From that far-end, the building stretched back towards me. The warehouse-type facility ended at a courtyard and, across this small opening, was actually a second, smaller building. If the warehouse was a prison, so to say, this second building would represent, basically, an oversized residence for the guards. To maintain focus and recap, this entire two-building facility was behind the aforementioned brick wall that surrounded and separated the entire location from the working parking lot.
Before progressing to the heart of this story, there are two more details that I must ensure that all readers understand: the makeup of a Brigade Tactical Operations Center, and where each of the parties in this makeup was located on April 7th. The T.O.C. is the absolute center-mass, “brain” of the Brigade. Typically, the Brigade Commander and all his assorted high-ranking officer companions reside here. There are usually three or four Brigades that compose a Division. To give some gravity of the importance of the actors in such a location, there is no other level of authority between the Brigade and Division Headquarters. The Brigade Commander answers to the Division’s Two-Star General commander and the Brigade Commander subsequently orders the commanders of the assorted maneuver battalions within his auspices. One more detail to add credence: much has been said of the success of the 3rd Infantry Division’s so-called “Thunder Runs” into Baghdad. These Thunder Runs were, more or less, the brainchild of 2nd Brigade Commander, Colonel David Perkins, who also physically directed them. The people who reside in the T.O.C. are of the utmost importance and because of the depth of information and commands that are generated by them, the T.O.C., itself, is one of the most vital locations within the Brigade. For thorough understanding of the importance of the T.O.C., I suggest reading this report from Michael Yon. He describes a currently functioning T.O.C. in Baqubah, Iraq in detail.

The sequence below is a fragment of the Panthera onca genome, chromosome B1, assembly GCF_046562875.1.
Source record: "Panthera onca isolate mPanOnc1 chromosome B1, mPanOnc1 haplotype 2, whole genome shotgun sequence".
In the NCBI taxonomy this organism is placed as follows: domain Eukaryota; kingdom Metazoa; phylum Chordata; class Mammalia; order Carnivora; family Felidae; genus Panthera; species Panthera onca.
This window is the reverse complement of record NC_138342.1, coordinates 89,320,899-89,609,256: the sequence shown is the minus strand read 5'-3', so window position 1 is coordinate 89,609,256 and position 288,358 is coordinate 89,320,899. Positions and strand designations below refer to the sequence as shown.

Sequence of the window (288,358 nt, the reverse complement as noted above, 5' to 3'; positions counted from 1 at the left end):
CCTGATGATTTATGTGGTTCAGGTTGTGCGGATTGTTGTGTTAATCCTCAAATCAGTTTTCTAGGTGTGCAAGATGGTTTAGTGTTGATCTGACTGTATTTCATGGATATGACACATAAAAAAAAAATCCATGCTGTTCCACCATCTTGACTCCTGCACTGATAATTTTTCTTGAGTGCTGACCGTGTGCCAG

On the fateful day of April 7th, most of the high-ranking officials were operating out of the above-described secondary, smaller building. Outside of the officers, most of the strategy-developing units of the T.O.C. were staged in the courtyard. This included my friends in the Fire Support Cell who were working out of their armored 577’s. Also located in this courtyard were numerous upward-stretching antennae and other various communication devices. If I recall correctly, we may have even posted a 2nd Brigade Guide-on (flag) here. In the warehouse facility itself were numerous resting soldiers as this was the makeshift quarters for all participating men and women. While my living arrangements were inside that building, on the morning of April 7th, my team and I were located in or near our humvee which sat just opposite the courtyard, separated by the brick wall. The far end of the building, home to the Special Forces Operational Detachment, was unoccupied as they were, presumably, out on mission.